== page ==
I have come to terms with my current obsession: dahi puri. It was sparked by the review I did of Sweet n Namkin some weeks ago and has only been growing stronger as I find more and more places around town in which to indulge my chaat tooth.
How I've eaten Indian food nearly my entire life yet never had dahi puri before this year is a mystery to me; I simply don't understand how such a thing happened. Almost as if to make up for lost time, I've been eating the stuff as often as possible now.
With that in mind, it was only a matter of time before I had to return to my old Food Fight stomping grounds to pit two of the restaurants I've been visiting lately in Battle Dahi Puri. While my favorite so far has been found at Shiv Sagar, that particular restaurant has already been featured in a previous Food Fight. (And if you're curious about Shiv Sagar's dahi puri, I wrote about them last week.) We like to spread the love around here at EOW.
So this week, I pitted two very different establishments against one another: Shri Balaji Bhavan, a traditional restaurant in the heart of the Mahatma Gandhi district off Hillcroft and Bansuri, a food truck close to Sugar Land with very short hours and no seating save the inside of your car.
Shri Balaji Bhavan 5655 Hillcroft, 713-783-1126
This Indian restaurant is the 2010 bearer of our Best of Houston award for Best Indian Restaurant (a title it also held in 2008). So it goes without saying that we love it there, and I love it in particular for its masala dosa and salty lassi with ground cumin on top. But I'd never tried the dahi puri before.
An order of six dahi puri to a plate is a cheap $2.99 here, $1 less than at Bansuri and most other restaurants. One point instantly awarded to Shri Balaji Bhavan right off the bat. But I was less impressed with the little snacks than I've been with the restaurant's other food in the past.
The puri shells were already soggy, even though the order had just been delivered to the table. They fell apart almost the second my dining companion and I touched them. It was frustrating, to say the least, to watch all the lovely yogurt and chutney wasted as it careened out of broken shells.
As it turns out, though, it wasn't all that much of a loss (at least on my end). Despite the plentiful chickpeas and red onion in the dish, the chutneys were far too sweet for me, making the dahi puri far too sweet overall. There wasn't much spice to balance it out, either, making it seem as though I'd ordered dessert instead of a midday snack. I took refuge in the decidedly non-sweet liquid of my lassi and gave the rest of the dahi puri to my dining companion, who preferred the sweet taste. Then again, she also enjoyed the overpoweringly sweet mango lassi she'd ordered, too, so perhaps we can chalk this one up to my somewhat dormant sweet tooth.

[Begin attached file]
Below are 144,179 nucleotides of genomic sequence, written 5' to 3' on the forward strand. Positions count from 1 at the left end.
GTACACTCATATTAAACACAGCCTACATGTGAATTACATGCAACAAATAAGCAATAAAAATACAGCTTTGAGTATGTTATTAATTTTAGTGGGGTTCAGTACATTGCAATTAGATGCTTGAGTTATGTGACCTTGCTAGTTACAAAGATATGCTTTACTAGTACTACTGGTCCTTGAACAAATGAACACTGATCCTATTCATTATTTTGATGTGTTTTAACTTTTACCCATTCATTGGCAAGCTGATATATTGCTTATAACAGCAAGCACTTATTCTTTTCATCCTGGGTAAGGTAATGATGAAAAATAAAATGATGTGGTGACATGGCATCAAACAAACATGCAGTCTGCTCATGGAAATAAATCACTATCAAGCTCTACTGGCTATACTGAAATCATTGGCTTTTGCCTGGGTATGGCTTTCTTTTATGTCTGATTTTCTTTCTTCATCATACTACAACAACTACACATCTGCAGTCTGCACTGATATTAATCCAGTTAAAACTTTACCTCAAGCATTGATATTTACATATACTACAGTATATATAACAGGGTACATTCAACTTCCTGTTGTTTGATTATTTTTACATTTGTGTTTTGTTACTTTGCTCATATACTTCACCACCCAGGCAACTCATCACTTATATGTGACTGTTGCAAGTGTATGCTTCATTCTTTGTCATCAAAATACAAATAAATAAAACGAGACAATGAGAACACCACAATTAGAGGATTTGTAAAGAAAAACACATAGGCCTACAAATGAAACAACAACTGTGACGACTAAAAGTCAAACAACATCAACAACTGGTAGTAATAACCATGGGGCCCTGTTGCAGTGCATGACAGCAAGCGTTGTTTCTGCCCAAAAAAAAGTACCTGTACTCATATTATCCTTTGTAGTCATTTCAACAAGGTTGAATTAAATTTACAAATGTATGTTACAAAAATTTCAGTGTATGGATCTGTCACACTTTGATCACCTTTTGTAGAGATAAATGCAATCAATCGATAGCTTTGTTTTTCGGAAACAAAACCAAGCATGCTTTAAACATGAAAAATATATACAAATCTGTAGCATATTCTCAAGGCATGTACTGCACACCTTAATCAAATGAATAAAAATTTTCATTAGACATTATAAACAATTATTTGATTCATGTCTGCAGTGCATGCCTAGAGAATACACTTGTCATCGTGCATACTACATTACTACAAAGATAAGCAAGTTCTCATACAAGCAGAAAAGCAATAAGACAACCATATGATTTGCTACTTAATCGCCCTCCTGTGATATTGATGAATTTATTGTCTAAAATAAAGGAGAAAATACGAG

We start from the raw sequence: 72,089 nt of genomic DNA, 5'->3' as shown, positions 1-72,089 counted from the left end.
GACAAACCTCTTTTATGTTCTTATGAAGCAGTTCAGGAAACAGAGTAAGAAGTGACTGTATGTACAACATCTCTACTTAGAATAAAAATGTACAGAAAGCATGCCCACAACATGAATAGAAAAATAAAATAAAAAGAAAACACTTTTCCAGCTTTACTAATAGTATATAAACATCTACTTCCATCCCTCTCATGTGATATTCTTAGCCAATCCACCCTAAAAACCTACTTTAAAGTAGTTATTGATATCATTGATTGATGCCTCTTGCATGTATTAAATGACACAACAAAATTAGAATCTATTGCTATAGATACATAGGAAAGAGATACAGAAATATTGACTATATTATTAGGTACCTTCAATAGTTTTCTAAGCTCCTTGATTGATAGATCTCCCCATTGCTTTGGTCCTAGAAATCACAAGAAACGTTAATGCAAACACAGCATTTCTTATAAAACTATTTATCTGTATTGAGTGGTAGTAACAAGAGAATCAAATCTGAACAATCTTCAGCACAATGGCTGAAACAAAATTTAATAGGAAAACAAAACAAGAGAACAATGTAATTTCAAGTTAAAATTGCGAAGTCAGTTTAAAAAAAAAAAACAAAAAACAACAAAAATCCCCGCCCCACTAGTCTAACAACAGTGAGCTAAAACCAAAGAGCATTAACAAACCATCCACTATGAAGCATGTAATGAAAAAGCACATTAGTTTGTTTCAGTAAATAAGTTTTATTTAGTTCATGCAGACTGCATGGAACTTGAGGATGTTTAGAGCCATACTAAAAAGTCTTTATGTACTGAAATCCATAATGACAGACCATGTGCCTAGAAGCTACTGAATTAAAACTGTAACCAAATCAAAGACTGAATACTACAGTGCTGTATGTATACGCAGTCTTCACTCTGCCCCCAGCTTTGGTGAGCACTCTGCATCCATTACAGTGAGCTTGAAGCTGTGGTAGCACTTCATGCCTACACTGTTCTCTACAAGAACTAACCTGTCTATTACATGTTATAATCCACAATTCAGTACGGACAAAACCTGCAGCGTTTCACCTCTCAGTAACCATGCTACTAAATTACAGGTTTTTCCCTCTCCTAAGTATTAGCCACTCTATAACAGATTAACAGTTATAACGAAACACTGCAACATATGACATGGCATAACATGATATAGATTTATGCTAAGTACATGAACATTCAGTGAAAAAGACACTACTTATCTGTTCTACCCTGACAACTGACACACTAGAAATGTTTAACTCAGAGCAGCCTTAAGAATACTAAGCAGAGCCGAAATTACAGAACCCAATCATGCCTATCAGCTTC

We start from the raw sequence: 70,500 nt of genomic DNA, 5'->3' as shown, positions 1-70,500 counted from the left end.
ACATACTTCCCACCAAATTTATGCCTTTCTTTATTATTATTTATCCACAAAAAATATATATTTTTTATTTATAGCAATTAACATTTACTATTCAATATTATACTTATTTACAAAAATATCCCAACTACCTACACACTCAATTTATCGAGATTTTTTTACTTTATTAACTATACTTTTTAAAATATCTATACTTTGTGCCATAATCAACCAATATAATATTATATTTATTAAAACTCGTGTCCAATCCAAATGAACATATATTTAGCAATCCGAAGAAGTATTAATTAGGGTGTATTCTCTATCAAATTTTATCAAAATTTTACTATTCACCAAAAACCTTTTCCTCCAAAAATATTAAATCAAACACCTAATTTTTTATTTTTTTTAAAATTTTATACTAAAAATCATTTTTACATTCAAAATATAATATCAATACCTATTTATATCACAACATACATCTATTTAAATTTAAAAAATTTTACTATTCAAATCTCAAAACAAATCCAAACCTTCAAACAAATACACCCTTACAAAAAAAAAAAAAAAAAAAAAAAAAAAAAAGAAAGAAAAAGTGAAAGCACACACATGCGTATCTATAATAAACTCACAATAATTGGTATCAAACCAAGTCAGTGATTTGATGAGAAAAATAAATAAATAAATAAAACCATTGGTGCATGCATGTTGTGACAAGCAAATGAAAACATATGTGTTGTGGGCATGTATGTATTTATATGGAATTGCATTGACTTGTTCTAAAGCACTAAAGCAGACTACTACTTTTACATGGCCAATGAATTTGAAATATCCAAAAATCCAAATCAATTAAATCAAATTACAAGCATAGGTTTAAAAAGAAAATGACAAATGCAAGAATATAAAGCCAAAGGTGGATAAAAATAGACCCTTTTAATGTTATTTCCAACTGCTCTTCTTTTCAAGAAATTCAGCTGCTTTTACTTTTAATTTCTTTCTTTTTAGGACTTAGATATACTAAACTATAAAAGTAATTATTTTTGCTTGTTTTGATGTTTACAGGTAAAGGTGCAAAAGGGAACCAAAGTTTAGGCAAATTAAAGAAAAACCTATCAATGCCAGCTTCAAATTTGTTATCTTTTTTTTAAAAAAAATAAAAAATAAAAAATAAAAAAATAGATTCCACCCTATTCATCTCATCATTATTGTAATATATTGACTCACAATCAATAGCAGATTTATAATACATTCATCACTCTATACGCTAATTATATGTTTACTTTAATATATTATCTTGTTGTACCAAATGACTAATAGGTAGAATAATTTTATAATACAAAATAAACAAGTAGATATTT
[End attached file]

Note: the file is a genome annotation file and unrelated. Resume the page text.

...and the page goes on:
Bansuri Indian Food Corner 11200 South Wilcrest, 713-624-2009
I would love to set up a time-lapse camera in the parking lot that holds the Bansuri truck, capturing the cars packed with people zooming in and out in the two -- sometimes two-and-a-half if it's a busy night -- hours that Bansuri is open each evening. Cars filled with mostly Indian and Pakistani visitors pull up, grab a quick order (dabeli seemed to be the most popular item in the two hours I hung around there Tuesday night) then head back into the night with their treasures acquired.
I chose to sit in my car and split an order of dahi puri with a friend, which are $3.99 for a plate of six. I was seriously unimpressed with the entire plate, which didn't feature the same bright colors and festive garnishes I've come to love about the snack. The lack of brightness translated to the dahi puri themselves, which were fairly bland and tasted mostly of boiled potatoes and chickpeas.
Where was the sweet chutney, the pop of onion, the minty cilantro, the tangy yogurt flavors? The yogurt was there, but it was oddly sticky, hanging off the dahi puri like thick strands of spit. It was a wholly off-putting visual, and the gloppy mouthfeel turned me off entirely. The chutneys were muted, leaving only the taste of puri shell and vegetables in each bite.
Luckily, the dabeli we ordered were amazing, the sweet flavors of nutmeg and cinnamon mixing with the more savory potatoes and cumin on a fluffy, barely toasted bun that left little question as to why this is Bansuri's most popular item.
Despite its too-sweet chutneys, Shri Balaji Bhavan emerged triumphant in this battle. That said, Shiv Sagar and Sweet n Namkin still have my favorite dahi puri to date.
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